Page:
Security experts at Akamai have discovered a campaign that uses an elaborate phishing kit. This campaign targets Americans using lures centered around holidays like Labor Day and Halloween.

The kit combines several methods and employs several evasion detection techniques to prevent non-victims from visiting its phishing pages.

One of the most intriguing aspects of the kit is a token-based method that ensures each victim is forwarded to a different URL for a phishing page.

Campaign summary

The scheme preyed on internet customers searching for "Christmas deals" from September 2022 through October 2022.

The potential to win a gift from a respected company is the main focus of the phishing emails addressed to prospective victims.

The links in the email are not suspicious since they connect to the phishing site via a series of redirects, while URL shorteners disguise the majority of URLs. Additionally, the attackers utilize reputable cloud providers like Google, AWS, and Azure, taking advantage of their good reputation to get beyond security measures.

After completing a brief survey, everyone visiting the phishing website is awarded the prize. A five-minute countdown ensures that individuals completing the poll feel a sense of urgency.

To make the scheme harder to detect, the surveys imitate many well-known companies, like Sam's Club, Costco, and Delta Airlines. The phishing actors also include false user testimonials showing off the rewards they've won to boost the campaign's efficacy.

The victims are prompted to provide their payment information after "winning" the item in order to settle the shipping expenses for the prize. But, of course, there is no reward to be delivered, and the threat actors steal the credit card information instead.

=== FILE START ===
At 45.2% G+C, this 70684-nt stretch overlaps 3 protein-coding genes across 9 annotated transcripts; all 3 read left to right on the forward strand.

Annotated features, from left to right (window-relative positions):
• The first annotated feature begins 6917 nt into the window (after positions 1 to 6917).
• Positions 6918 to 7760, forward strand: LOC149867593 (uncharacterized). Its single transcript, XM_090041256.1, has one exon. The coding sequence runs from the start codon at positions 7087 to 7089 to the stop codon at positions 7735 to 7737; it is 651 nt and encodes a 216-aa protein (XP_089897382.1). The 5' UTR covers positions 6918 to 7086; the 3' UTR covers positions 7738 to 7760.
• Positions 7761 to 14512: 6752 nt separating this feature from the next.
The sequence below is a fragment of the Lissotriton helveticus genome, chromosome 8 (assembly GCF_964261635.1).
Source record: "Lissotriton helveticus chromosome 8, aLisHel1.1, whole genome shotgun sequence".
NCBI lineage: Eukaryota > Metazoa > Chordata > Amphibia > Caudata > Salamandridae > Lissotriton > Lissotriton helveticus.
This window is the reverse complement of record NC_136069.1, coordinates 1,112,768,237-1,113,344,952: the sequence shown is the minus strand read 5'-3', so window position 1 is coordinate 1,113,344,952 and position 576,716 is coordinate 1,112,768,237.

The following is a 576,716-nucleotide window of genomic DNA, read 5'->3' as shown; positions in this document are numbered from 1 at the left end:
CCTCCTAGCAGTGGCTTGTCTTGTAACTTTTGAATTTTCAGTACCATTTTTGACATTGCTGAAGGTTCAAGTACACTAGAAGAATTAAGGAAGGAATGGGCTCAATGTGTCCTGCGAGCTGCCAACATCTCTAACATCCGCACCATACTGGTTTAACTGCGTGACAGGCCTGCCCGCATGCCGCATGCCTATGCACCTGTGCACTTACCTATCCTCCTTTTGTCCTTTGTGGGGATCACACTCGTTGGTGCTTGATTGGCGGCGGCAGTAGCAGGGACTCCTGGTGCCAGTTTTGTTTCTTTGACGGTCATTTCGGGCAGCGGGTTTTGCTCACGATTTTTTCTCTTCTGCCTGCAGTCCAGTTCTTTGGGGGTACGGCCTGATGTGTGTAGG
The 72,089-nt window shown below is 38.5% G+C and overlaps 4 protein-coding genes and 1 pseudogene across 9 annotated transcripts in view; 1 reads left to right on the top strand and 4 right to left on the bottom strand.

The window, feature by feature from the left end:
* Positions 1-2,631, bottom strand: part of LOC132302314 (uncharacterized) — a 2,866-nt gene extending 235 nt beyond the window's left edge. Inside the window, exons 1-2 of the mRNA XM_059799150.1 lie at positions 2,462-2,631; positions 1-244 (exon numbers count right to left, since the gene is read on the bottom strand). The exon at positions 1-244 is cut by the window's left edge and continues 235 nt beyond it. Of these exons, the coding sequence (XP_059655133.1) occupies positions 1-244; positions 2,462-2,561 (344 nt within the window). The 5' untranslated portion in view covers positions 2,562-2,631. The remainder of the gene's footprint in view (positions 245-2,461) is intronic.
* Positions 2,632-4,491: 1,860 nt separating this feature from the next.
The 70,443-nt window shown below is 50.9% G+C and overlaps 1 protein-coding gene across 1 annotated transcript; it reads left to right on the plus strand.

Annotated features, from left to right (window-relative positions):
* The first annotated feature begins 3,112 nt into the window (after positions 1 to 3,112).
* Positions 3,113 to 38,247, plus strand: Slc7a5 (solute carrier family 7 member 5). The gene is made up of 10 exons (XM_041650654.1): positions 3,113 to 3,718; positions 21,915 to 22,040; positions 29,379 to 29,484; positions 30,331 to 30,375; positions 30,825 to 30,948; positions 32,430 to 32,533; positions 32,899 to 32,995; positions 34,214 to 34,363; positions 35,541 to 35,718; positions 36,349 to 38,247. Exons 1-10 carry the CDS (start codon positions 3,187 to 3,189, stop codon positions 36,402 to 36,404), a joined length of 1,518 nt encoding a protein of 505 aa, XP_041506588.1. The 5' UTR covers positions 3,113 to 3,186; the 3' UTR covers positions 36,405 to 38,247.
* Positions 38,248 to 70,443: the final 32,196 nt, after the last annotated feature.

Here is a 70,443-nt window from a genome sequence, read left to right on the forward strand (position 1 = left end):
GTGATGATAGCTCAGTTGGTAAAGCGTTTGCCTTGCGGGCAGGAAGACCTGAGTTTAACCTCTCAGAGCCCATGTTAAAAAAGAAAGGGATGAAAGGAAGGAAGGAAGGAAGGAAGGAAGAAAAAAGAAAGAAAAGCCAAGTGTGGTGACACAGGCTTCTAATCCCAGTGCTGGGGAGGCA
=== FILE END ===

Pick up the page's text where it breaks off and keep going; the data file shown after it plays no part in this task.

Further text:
According to Akamai, about 89% of visitors to phishing sites originate from the United States and Canada.

Distinct URLs

Each phishing email includes a link to a landing page with an anchor (#), which sends a visitor to a specific section of the linked-to website.

In this phishing effort, the anchor tag contains a token JavaScript utilizes on the phishing landing page to rebuild the target's destination URL. These tokens can be used for various purposes, including screening out non-victims, victim-specific tracking, campaign performance evaluation, and more.

According to Akamai, the values after the HTML anchor will not be regarded as HTTP parameters and won't be delivered to the server. However, the victim's browser's JavaScript code will still be able to access this value.

The value inserted after the HTML anchor in the context of a phishing scam may be disregarded or missed when checked by security tools that determine whether it is malicious or not. Also, a traffic inspection tool will similarly overlook this number.

The kit incorporates nearly all successful and detection-avoiding strategies, making it a serious danger to North Americans.
Consumers should be extremely cautious when they get communications touting promotions and special deals since Black Friday and the Christmas shopping season are quickly coming.

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